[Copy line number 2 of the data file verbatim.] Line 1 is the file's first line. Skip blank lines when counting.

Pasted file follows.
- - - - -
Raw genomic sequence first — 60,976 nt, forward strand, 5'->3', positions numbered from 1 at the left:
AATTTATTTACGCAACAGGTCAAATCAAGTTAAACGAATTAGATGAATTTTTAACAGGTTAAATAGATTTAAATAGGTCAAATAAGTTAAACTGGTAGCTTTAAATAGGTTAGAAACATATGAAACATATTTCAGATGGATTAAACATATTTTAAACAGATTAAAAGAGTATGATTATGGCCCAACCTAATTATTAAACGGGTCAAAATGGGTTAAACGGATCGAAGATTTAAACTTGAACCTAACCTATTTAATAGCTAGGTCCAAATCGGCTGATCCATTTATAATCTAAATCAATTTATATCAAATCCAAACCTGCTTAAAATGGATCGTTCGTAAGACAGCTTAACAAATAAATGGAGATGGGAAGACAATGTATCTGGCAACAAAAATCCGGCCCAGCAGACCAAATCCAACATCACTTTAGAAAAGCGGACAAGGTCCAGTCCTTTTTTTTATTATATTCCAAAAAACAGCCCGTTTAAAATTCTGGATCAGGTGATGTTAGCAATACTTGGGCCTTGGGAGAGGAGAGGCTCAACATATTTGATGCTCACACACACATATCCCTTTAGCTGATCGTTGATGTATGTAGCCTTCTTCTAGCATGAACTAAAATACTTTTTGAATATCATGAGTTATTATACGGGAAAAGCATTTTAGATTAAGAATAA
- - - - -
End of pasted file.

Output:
AATTTATTTACGCAACAGGTCAAATCAAGTTAAACGAATTAGATGAATTTTTAACAGGTTAAATAGATTTAAATAGGTCAAATAAGTTAAACTGGTAGCTTTAAATAGGTTAGAAACATATGAAACATATTTCAGATGGATTAAACATATTTTAAACAGATTAAAAGAGTATGATTATGGCCCAACCTAATTATTAAACGGGTCAAAATGGGTTAAACGGATCGAAGATTTAAACTTGAACCTAACCTATTTAATAGCTAGGTCCAAATCGGCTGATCCATTTATAATCTAAATCAATTTATATCAAATCCAAACCTGCTTAAAATGGATCGTTCGTAAGACAGCTTAACAAATAAATGGAGATGGGAAGACAATGTATCTGGCAACAAAAATCCGGCCCAGCAGACCAAATCCAACATCACTTTAGAAAAGCGGACAAGGTCCAGTCCTTTTTTTTATTATATTCCAAAAAACAGCCCGTTTAAAATTCTGGATCAGGTGATGTTAGCAATACTTGGGCCTTGGGAGAGGAGAGGCTCAACATATTTGATGCTCACACACACATATCCCTTTAGCTGATCGTTGATGTATGTAGCCTTCTTCTAGCATGAACTAAAATACTTTTTGAATATCATGAGTTATTATACGGGAAAAGCATTTTAGATTAAGAATAA